Additionally, each roller can freely slide axially on rod 32 in the arrow 36 direction.
Each roller is formed of a low friction rigid plastic material, e.g. the plastic material marketed under the trademark "TURKITE" or the material marketed under the trademark "TEFLON". Each roller has a peripheral groove 42 or 44 for retaining the associated cable against slipping off the roller periphery.
An important feature of my invention is the fact that roller 38 has a significantly larger diameter than roller 40. During service (pullback of bowstring 18) the two rollers rotate in opposite directions without any contact between the two cables 20 and 24 at any point along the cable span (between the two cable anchorages).
Each cable crosses the nominal cable pathline defined by an imaginary plane through the pulley axis (at the free ends of the bow limbs). By making rollers 38 and 40 with different diameters the two cables cross the nominal cable pathline at different points along the cable span. The cables are prevented from contact, as would cause them to frictionally rub together to decrease the cable life and generate disturbing noise. The diameter of the smaller diameter may preferably be about seventy percent of that of the large diameter roller. The rollers might typically have diameters of 3/4" and 1", respectively, with each having a groove 0.040" deep. The difference in diameters of the rollers spaces the cables apart in the direction laterally of the general plane of the bow structure.
Noise is an annoyance to the archer during the arrow-aiming and string pull-back period. To minimize noise production roller 40 may have a sound-suppression disk 43 adhered to the side surface thereof that faces roller 38. Disk 43 may be formed of a felt material to suppress squeak-type sounds that could be generated by direct contact between two hard plastic surfaces.
FIG. 6 shows the cable spacing, as seen looking at the front edge surface of the bow. The anchorages for cables 20 and 24 are indicated by numerals 45 and 47. In practice the cable anchorages can be formed by looping the respective cables around the associated pulley shafts in the manner shown in FIG. 5, relative to anchor 22.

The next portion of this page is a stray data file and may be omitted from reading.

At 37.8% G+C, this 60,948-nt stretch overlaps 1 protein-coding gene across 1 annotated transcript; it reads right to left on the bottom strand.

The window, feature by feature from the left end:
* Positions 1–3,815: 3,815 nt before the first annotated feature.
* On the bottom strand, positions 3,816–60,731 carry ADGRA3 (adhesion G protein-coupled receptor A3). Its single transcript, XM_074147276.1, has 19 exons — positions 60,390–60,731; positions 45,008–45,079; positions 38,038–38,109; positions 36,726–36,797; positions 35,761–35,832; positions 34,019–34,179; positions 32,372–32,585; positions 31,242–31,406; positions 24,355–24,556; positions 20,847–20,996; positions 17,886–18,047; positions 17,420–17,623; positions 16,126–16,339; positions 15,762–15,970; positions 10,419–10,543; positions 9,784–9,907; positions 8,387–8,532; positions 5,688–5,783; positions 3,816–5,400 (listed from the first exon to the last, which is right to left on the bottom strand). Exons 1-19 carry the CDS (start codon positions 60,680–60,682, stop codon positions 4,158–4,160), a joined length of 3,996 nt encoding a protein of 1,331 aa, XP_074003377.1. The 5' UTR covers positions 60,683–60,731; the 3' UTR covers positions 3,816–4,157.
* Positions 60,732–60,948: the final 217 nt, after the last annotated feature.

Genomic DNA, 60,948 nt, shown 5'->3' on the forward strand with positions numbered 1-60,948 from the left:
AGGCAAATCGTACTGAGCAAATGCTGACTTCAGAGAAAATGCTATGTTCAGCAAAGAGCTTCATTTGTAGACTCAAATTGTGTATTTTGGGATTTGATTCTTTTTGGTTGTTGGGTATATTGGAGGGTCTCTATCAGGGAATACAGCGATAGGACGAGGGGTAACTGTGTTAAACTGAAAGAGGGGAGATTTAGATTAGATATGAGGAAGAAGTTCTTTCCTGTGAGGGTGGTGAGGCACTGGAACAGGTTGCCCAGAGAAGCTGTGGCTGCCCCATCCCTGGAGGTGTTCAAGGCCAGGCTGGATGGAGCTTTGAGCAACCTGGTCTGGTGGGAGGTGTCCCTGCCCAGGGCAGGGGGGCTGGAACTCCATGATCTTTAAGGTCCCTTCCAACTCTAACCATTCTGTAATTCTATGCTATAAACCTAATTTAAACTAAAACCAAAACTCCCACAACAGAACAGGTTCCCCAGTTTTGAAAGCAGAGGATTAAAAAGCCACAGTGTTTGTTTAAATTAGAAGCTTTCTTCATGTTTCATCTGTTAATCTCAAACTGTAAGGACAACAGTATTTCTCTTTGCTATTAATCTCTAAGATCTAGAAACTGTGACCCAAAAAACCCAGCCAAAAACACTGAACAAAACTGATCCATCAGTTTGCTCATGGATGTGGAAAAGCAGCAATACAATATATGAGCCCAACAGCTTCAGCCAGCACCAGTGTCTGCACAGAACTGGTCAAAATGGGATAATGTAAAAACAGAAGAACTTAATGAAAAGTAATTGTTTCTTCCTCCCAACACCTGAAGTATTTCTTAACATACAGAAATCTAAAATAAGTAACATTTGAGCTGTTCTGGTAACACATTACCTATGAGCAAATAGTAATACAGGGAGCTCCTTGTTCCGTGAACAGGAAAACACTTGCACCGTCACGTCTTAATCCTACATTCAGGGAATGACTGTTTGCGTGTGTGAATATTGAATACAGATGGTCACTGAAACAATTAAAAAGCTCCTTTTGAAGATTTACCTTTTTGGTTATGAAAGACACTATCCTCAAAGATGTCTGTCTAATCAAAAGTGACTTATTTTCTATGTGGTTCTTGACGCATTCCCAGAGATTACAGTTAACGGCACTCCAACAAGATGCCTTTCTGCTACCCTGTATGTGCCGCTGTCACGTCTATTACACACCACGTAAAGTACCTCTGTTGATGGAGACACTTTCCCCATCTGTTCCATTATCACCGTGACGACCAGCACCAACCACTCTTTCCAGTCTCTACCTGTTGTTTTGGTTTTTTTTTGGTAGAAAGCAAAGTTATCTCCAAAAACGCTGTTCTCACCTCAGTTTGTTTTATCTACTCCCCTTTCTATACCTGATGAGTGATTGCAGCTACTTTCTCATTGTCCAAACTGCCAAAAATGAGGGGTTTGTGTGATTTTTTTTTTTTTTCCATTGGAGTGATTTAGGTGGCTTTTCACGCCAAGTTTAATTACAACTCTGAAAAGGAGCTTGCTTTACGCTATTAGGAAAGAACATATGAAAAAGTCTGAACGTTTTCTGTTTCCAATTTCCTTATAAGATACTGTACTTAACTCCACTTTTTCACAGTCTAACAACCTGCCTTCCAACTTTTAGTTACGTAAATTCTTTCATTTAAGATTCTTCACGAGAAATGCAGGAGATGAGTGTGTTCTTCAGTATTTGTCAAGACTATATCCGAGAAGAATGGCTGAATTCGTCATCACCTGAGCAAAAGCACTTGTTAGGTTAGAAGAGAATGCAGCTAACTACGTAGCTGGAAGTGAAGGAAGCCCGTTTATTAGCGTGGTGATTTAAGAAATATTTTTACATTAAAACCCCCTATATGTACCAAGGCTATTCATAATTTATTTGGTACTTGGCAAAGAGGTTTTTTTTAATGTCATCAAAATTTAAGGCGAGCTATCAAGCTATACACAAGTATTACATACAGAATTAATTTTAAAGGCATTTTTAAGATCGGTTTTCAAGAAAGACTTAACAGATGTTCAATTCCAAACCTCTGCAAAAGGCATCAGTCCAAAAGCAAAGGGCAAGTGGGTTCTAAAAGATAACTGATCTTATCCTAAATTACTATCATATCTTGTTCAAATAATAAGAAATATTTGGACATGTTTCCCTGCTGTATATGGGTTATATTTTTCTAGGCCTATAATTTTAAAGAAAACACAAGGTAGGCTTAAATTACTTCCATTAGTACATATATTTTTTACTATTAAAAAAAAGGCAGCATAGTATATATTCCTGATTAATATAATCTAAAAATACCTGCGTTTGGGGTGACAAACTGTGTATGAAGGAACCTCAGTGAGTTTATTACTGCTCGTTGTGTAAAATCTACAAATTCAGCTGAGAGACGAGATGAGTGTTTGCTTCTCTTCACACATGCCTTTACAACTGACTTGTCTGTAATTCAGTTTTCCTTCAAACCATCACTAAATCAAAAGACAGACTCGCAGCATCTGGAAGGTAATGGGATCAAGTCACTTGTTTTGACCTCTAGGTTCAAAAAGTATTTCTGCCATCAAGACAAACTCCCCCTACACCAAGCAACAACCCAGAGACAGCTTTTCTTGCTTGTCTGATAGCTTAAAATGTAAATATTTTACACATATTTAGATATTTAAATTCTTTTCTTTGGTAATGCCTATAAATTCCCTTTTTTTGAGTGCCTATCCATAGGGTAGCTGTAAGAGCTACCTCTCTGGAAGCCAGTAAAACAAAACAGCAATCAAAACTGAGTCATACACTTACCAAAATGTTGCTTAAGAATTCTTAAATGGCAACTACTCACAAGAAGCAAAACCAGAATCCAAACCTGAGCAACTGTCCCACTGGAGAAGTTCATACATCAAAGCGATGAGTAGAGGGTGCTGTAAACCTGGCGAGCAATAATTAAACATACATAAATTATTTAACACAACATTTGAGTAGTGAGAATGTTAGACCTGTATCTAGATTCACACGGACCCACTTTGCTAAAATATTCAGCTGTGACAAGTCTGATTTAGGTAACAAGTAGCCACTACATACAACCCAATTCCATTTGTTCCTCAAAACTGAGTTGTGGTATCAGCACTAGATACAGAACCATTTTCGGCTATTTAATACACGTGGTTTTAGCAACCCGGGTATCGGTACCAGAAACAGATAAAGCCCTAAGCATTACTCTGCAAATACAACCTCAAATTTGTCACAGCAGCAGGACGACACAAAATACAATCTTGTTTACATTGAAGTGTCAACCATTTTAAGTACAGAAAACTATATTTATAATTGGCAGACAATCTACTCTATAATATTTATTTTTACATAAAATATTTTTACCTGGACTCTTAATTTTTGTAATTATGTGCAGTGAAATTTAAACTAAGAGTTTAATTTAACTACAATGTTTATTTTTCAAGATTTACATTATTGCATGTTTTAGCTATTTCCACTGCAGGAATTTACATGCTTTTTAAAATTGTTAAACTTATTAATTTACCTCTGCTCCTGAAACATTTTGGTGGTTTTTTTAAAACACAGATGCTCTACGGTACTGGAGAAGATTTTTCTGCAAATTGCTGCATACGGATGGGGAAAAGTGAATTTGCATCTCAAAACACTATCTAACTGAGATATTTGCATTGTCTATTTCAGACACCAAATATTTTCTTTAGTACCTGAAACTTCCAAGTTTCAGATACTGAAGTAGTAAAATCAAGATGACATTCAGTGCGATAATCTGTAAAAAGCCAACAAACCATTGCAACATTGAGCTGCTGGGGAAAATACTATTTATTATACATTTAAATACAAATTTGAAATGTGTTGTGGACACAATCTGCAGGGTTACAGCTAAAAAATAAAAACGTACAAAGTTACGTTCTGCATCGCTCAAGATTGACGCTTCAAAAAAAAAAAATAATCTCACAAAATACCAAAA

It will be seen that support rod 32 is offset from the general plane of the bow structure, so that rollers 38 and 40 have peripheral edges spaced laterally outbound of the general plane of the bow structure, thus to prevent interference by the rollers with the position and movement of an arrow during draw-back and firing.
In FIG. 6 the connections between bowstring 18 and the ends of cables 20 and 24 are indicated by reference numerals 49 and 51. The cable sections that are trained around pulleys 26 and 26a are not shown in FIG. 6.
The cable sections above rollers 38 and 40 are spaced from each other along the entire span, from the rollers to the upper end of bow limb 14. The cable sections below rollers 38 and 40 cross one another but do not come into contact because cable 20 is behind cable 24 at the point where the two cables cross, as viewed. Cable separation along the entire cable span (between pulleys 26 and 26a) is maintained by the rollers 38 and 40 being of different diameters, typically about 1/4" difference in diameters, thereby spacing apart the cables in the direction laterally of the general plane of the bow structure. This relationship is an important feature of my invention.
Thus there has been shown and described a novel Archery Bow Cable Guide which fulfills all the objects and advantages sought therefor. Many changes, modifications, variations and other uses and applications of the subject invention will, however, become apparent to those skilled in the art after considering this specification together with the accompanying drawings and claims. All such changes, modifications, variations and other uses and applications which do not depart from the spirit and scope of the invention are deemed to be covered by the invention which is limited only by the claims which follow.
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|U.S. Classification||124/90, 124/900, 124/25.6, 124/88|
|Cooperative Classification||Y10S124/90, F41B5/10|
|Aug 12, 1993||FPAY||Fee payment|
Year of fee payment: 4
|Oct 7, 1997||REMI||Maintenance fee reminder mailed|
|Mar 1, 1998||LAPS||Lapse for failure to pay maintenance fees|
|May 12, 1998||FP||Expired due to failure to pay maintenance fee|
Effective date: 19980304